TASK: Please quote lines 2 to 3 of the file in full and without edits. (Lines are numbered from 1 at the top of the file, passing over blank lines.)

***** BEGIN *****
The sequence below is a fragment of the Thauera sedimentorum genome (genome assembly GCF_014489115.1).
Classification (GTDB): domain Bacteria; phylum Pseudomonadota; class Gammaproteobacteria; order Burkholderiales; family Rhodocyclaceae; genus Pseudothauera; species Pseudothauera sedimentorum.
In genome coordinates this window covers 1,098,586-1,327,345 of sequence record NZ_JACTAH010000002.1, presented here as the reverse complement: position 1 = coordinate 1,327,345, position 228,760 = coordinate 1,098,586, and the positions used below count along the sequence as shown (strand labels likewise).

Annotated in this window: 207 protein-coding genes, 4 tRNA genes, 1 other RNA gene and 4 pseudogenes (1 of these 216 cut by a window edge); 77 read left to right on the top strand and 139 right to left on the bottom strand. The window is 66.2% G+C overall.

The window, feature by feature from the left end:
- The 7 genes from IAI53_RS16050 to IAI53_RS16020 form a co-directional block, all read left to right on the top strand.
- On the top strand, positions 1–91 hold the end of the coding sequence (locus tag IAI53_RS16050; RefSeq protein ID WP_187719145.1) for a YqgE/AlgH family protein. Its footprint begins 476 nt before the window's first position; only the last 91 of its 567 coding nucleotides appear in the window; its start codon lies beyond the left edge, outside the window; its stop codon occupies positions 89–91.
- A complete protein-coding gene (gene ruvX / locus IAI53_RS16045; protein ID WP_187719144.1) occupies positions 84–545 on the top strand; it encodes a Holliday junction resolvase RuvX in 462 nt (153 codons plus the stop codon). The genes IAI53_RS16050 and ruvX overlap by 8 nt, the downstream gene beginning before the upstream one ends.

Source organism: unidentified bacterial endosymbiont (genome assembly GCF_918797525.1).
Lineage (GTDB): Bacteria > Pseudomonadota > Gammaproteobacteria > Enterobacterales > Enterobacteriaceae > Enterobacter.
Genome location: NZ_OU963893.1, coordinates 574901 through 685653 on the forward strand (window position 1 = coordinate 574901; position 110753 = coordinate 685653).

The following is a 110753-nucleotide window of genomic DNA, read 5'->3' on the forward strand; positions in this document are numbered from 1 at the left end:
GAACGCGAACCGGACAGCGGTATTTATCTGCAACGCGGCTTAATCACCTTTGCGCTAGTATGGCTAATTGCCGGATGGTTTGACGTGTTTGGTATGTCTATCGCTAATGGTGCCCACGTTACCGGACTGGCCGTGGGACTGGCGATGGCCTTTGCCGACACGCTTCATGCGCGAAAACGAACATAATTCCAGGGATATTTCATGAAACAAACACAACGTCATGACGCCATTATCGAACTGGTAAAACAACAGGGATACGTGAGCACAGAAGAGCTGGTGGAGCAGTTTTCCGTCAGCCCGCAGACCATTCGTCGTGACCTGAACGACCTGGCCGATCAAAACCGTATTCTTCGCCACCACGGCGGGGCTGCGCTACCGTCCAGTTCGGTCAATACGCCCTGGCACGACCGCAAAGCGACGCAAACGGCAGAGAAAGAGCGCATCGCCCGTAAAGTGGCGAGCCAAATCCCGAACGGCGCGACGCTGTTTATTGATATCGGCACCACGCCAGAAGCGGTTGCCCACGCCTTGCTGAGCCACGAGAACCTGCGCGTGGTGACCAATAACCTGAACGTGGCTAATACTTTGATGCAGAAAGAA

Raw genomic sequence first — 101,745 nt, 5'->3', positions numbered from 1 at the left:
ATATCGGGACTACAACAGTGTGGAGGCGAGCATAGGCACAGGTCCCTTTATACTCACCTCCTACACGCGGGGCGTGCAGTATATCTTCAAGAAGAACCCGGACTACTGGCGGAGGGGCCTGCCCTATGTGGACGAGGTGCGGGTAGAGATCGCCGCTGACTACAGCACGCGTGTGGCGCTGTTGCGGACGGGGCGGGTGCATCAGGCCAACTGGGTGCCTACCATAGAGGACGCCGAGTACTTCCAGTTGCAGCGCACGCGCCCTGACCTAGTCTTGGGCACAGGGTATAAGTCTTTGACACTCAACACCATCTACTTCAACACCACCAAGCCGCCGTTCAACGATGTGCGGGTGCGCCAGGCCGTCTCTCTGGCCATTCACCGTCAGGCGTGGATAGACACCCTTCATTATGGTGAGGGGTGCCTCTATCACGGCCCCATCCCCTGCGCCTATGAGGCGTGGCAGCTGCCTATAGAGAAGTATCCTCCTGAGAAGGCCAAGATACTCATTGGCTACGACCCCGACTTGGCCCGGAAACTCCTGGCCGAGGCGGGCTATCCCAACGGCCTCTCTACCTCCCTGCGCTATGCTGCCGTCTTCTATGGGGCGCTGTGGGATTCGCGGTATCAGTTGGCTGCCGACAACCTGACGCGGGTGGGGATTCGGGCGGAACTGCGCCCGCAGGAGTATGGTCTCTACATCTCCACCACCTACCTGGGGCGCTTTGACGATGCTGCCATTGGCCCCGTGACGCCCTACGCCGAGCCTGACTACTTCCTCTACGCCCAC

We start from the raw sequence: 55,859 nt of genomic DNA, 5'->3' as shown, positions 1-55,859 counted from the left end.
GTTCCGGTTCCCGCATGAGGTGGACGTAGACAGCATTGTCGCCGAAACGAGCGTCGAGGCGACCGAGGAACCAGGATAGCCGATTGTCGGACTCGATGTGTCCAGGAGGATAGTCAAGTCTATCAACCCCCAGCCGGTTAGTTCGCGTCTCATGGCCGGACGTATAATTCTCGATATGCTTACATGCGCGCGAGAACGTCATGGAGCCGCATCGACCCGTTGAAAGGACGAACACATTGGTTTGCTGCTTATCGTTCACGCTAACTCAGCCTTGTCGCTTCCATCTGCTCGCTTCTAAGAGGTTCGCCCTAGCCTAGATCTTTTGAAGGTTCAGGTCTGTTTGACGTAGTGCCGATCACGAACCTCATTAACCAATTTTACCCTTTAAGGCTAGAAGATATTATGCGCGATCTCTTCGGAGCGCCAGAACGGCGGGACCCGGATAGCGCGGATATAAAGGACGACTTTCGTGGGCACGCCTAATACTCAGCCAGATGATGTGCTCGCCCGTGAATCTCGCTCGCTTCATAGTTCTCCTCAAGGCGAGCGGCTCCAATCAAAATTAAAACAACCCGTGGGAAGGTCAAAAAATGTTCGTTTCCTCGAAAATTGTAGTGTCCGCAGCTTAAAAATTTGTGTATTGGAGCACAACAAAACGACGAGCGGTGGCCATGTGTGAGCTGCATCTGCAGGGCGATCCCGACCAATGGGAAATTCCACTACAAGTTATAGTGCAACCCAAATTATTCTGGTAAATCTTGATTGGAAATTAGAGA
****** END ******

Classification (GTDB): domain Bacteria; phylum Pseudomonadota; class Gammaproteobacteria; order Burkholderiales; family Rhodocyclaceae; genus Pseudothauera; species Pseudothauera sedimentorum.
In genome coordinates this window covers 1,098,586-1,327,345 of sequence record NZ_JACTAH010000002.1, presented here as the reverse complement: position 1 = coordinate 1,327,345, position 228,760 = coordinate 1,098,586, and the positions used below count along the sequence as shown (strand labels likewise).